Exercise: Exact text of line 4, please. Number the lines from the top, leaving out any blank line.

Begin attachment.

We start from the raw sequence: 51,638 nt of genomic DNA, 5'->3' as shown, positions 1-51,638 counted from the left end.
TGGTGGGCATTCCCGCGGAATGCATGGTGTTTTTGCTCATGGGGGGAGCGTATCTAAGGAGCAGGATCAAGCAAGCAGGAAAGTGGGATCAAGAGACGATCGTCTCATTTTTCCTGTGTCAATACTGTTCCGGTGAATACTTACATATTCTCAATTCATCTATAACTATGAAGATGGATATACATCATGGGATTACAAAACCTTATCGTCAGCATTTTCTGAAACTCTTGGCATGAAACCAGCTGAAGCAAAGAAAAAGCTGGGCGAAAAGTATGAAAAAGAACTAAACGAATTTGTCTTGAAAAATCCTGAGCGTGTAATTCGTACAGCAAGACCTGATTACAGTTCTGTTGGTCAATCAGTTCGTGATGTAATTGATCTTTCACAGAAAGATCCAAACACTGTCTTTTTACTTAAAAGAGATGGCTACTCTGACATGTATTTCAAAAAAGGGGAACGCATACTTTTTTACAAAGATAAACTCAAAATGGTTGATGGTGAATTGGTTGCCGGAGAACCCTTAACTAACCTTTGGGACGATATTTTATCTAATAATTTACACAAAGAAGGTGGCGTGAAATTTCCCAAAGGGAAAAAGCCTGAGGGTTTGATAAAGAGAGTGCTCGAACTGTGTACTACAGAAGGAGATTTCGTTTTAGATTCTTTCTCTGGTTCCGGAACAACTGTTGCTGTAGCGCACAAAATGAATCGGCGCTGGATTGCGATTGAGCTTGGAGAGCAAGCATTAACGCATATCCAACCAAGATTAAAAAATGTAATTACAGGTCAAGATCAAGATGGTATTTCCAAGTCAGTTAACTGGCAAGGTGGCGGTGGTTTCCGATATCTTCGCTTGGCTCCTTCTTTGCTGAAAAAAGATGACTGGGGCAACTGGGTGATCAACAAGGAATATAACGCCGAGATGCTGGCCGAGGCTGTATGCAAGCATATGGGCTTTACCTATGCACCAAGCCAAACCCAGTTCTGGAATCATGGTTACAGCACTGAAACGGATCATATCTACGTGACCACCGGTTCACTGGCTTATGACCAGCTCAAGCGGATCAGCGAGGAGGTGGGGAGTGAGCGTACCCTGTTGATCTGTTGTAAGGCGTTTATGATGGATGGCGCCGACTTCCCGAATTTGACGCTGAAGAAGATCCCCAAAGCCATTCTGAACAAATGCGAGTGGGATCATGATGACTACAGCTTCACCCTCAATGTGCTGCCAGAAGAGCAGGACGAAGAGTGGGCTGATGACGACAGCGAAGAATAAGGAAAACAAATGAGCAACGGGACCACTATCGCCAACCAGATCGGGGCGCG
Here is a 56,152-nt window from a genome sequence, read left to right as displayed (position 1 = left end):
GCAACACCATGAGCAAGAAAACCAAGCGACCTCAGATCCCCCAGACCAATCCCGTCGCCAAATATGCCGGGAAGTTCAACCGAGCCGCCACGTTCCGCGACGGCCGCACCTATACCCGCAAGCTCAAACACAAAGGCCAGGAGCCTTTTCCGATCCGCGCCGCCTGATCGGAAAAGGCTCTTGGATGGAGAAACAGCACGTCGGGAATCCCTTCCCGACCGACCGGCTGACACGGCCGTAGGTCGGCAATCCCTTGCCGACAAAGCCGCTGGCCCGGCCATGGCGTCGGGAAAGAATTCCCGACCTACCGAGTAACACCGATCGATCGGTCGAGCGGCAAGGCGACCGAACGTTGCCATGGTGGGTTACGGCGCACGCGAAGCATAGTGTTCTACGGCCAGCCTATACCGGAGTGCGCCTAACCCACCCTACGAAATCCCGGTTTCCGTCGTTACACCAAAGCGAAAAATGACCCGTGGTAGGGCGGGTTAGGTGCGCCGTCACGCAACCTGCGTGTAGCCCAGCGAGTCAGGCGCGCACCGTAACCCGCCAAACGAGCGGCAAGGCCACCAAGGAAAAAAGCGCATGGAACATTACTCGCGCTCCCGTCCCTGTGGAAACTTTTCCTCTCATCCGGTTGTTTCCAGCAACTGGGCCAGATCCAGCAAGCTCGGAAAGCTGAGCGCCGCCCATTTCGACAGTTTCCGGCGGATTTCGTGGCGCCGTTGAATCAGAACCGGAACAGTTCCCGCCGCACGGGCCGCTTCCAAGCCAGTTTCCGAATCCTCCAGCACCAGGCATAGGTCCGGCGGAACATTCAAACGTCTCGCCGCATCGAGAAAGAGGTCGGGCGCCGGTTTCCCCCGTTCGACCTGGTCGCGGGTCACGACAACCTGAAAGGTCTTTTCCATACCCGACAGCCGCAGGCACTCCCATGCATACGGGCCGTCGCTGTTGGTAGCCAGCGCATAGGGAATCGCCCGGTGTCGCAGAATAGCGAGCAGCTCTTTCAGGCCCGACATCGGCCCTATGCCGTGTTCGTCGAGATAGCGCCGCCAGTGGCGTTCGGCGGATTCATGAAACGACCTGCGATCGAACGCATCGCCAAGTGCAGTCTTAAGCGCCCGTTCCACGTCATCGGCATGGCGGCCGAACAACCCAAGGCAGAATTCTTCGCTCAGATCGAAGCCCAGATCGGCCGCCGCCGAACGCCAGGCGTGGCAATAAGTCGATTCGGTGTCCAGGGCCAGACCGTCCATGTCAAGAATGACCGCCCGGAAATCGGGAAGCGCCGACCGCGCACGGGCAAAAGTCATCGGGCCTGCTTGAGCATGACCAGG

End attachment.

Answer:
GCAACACCATGAGCAAGAAAACCAAGCGACCTCAGATCCCCCAGACCAATCCCGTCGCCAAATATGCCGGGAAGTTCAACCGAGCCGCCACGTTCCGCGACGGCCGCACCTATACCCGCAAGCTCAAACACAAAGGCCAGGAGCCTTTTCCGATCCGCGCCGCCTGATCGGAAAAGGCTCTTGGATGGAGAAACAGCACGTCGGGAATCCCTTCCCGACCGACCGGCTGACACGGCCGTAGGTCGGCAATCCCTTGCCGACAAAGCCGCTGGCCCGGCCATGGCGTCGGGAAAGAATTCCCGACCTACCGAGTAACACCGATCGATCGGTCGAGCGGCAAGGCGACCGAACGTTGCCATGGTGGGTTACGGCGCACGCGAAGCATAGTGTTCTACGGCCAGCCTATACCGGAGTGCGCCTAACCCACCCTACGAAATCCCGGTTTCCGTCGTTACACCAAAGCGAAAAATGACCCGTGGTAGGGCGGGTTAGGTGCGCCGTCACGCAACCTGCGTGTAGCCCAGCGAGTCAGGCGCGCACCGTAACCCGCCAAACGAGCGGCAAGGCCACCAAGGAAAAAAGCGCATGGAACATTACTCGCGCTCCCGTCCCTGTGGAAACTTTTCCTCTCATCCGGTTGTTTCCAGCAACTGGGCCAGATCCAGCAAGCTCGGAAAGCTGAGCGCCGCCCATTTCGACAGTTTCCGGCGGATTTCGTGGCGCCGTTGAATCAGAACCGGAACAGTTCCCGCCGCACGGGCCGCTTCCAAGCCAGTTTCCGAATCCTCCAGCACCAGGCATAGGTCCGGCGGAACATTCAAACGTCTCGCCGCATCGAGAAAGAGGTCGGGCGCCGGTTTCCCCCGTTCGACCTGGTCGCGGGTCACGACAACCTGAAAGGTCTTTTCCATACCCGACAGCCGCAGGCACTCCCATGCATACGGGCCGTCGCTGTTGGTAGCCAGCGCATAGGGAATCGCCCGGTGTCGCAGAATAGCGAGCAGCTCTTTCAGGCCCGACATCGGCCCTATGCCGTGTTCGTCGAGATAGCGCCGCCAGTGGCGTTCGGCGGATTCATGAAACGACCTGCGATCGAACGCATCGCCAAGTGCAGTCTTAAGCGCCCGTTCCACGTCATCGGCATGGCGGCCGAACAACCCAAGGCAGAATTCTTCGCTCAGATCGAAGCCCAGATCGGCCGCCGCCGAACGCCAGGCGTGGCAATAAGTCGATTCGGTGTCCAGGGCCAGACCGTCCATGTCAAGAATGACCGCCCGGAAATCGGGAAGCGCCGACCGCGCACGGGCAAAAGTCATCGGGCCTGCTTGAGCATGACCAGG